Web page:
Attorneys for Dave Evans, Collin Finnerty, and Reade Seligmann have filed a robust, 122-page reply to the parties’ motion to dismiss the civil suit against the city of
The civil suit itself rests on the overarching claim that
The “Duke lacrosse case” involved a coordinated campaign of politically- and racially-charged misconduct that was authorized and ratified by officials at the highest levels of the City of Durham; it involved longstanding policies, customs, and practices of the Durham Police Department that have not been changed and will continue to result in further misconduct; and it involved a DNA laboratory whose owner and Laboratory Director participated in a conspiracy to fabricate and conceal evidence.
The defendants based their various motions to dismiss on three major points: (1) that, as government employees or entities, they were entitled to either absolute or qualified immunity for their acts, even if those acts involved civil rights violations; (2) that the grand jury indictment, as a matter of law, proved that no malicious prosecution occurred; and (3) even if there were civil rights violations, and even if the grand jury indictment did not provide a sufficient shield for the defendants, everything bad that happened was Mike Nifong’s fault, and the disgraced former D.A. is solely and entirely liable.
Keeping in mind that, when evaluating a motion to dismiss, courts must accept the plaintiffs’ factual claims as true, the players’ reply aggressively rebuts each of these claims—with unintentional, if humorous, assistance from some of the defendants.
For instance, in his brief, Linwood Wilson demanded dismissal of the suit against him, claiming that he possessed absolute immunity as a former employee of Nifong. But
’s other cases [cited in his brief] actually reject his argument. See Gobel v. Maricopa County, 867 F.2d 1201, 1204-05 (9th Cir. 1989) (denying absolute immunity for role in false arrest, false statements to media, and illegal detention); Auriemma v. Montgomery, 860 F.2d 273, 279 (7th Cir. 1988) (denying absolute immunity for “unlawful investigative activities”); Joseph v. Patterson, 795 F.2d 549, 556-57 (6th Cir. 1986) (denying absolute immunity for participation in unlawful search and investigation of obstruction allegation). As the Sixth Circuit explained in Joseph: “when the nonjudicial official undertakes action on his own initiative or when he carries out administrative or investigatory functions of the prosecutor, he can only claim the affirmative defense of qualified immunity.” Wilson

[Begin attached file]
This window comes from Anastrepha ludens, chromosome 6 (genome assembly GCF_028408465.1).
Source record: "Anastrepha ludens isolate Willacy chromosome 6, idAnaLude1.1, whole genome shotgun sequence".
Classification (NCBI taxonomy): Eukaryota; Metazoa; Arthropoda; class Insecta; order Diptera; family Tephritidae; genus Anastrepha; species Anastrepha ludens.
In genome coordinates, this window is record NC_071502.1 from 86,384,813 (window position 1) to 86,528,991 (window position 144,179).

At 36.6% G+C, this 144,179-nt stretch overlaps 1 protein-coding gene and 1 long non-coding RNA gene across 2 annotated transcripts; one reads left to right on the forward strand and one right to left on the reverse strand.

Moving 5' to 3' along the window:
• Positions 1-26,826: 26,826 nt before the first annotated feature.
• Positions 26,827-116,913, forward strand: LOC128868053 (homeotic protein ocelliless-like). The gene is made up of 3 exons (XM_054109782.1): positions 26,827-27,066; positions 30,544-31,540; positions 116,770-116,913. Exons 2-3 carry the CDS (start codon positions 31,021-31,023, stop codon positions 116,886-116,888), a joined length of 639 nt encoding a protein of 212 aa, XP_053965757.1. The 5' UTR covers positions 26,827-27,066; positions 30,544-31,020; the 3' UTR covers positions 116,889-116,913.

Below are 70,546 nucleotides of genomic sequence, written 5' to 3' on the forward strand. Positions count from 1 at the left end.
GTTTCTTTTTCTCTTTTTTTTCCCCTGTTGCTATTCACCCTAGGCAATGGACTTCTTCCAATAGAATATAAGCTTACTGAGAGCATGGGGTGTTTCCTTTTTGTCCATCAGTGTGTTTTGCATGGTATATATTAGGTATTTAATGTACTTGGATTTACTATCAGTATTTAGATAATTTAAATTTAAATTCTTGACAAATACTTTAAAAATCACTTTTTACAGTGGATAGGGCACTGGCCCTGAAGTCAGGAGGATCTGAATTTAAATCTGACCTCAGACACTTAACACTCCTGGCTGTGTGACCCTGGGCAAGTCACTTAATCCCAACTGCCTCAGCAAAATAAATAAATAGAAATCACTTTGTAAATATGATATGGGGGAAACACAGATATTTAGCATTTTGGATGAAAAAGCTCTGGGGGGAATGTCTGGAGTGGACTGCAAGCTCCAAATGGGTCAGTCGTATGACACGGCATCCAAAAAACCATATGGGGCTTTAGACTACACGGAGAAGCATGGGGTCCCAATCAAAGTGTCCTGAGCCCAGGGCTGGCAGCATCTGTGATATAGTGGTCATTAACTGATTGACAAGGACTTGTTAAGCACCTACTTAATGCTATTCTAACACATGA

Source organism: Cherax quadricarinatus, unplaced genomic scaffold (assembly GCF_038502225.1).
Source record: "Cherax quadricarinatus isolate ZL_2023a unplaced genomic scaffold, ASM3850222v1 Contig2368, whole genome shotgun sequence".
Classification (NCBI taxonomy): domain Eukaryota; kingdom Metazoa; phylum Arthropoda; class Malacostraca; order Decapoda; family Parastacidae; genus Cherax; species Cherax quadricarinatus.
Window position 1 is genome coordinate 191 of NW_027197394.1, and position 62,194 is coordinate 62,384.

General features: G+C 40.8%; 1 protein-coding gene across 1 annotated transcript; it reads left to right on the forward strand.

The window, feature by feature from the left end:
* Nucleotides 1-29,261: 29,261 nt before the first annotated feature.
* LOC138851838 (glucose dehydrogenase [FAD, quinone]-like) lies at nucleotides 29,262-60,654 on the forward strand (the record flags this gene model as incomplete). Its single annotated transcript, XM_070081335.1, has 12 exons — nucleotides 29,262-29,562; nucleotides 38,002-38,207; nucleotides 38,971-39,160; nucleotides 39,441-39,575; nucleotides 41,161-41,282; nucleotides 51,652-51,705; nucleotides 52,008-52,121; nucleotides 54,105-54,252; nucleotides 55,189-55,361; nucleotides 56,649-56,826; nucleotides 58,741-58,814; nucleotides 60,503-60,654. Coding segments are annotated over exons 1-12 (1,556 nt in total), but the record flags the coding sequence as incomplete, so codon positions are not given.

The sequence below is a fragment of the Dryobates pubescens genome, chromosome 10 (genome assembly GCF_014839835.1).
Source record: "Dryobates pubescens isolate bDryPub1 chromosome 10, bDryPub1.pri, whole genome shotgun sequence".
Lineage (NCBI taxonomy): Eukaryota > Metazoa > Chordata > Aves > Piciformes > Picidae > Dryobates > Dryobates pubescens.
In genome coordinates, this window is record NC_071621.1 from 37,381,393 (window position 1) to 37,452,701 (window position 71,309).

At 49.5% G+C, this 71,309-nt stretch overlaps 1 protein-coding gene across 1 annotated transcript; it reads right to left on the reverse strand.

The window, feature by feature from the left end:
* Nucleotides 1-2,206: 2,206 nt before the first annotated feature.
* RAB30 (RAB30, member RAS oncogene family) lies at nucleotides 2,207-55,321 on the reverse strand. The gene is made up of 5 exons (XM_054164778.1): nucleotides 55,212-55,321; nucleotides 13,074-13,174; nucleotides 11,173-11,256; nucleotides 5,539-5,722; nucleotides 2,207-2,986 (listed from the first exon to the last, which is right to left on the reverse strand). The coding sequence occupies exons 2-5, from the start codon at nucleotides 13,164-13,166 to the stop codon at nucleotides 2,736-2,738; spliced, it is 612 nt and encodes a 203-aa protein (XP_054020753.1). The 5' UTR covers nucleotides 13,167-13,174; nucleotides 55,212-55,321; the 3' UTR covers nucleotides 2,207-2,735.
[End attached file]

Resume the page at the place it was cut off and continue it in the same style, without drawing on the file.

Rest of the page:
The reply similarly cites myriad cases to reject claims by former Sgt. Mark Gottlieb and former DNA Security lab director Brian Meehan that they deserve absolute immunity for their acts.
The fall 2007 election season—and virtually every column on the case penned by the N&O’s Barry Saunders—featured heated remarks suggesting that the players deserved no damages because the charges were dismissed before trial. However effective such demagogic claims are in
Other Defendants . . . attempt to downplay Plaintiffs’ seizures as “temporary” to suggest that they are not actionable. See Addison
at 13. But the duration of custody is irrelevant to the fact that a constitutional harm occurs when one is arrested without probable cause. See United States v. McCoy, 513 F.3d 405, 412 (4th Cir. 2008) . . . As to Plaintiffs’ claims for reputational damages, it is well settled that because § 1983 incorporates “the common law of torts,” it permits a plaintiff to recover all damages that flow from a constitutional deprivation, including any damages for “impairment of reputation . . . , personal humiliation, and mental anguish and suffering.” Br. Cmty. Sch. Dist. v. Stachura, 477 Memphis 299, 307 (1986) . . . U.S.
The case law establishes that a plaintiff need not have been convicted in order to bring a § 1983 claim under the Fourth Amendment for unlawful seizure without probable cause . . . The only prerequisite for such a claim is that the criminal proceedings have been terminated in the plaintiff’s favor . . . A “conviction” requirement would make no sense in the context of a malicious prosecution/unlawful seizure claim under § 1983: where, as here, defendants inflict constitutional harm by fabricating probable cause to cause a seizure, it would be folly to preclude liability simply because the charges were ultimately dismissed prior to conviction.
The brief cited four cases beyond the ones quoted in the above excerpt to make the point.
The city and its employees based much of their motions to dismiss on the assertion that the grand juries’ indictments shielded everyone except possibly Nifong from suits for civil rights violations. Their argument: “As a matter of law, a prosecutor’s decision to proceed or a grand jury’s decision to indict insulates all pre-indictment misconduct by others; second, . . . because Nifong had all of the relevant information relating to Defendants’ misconduct and decided to seek indictment anyway, Nifong’s decision was an independent and intervening cause of the constitutional deprivation.”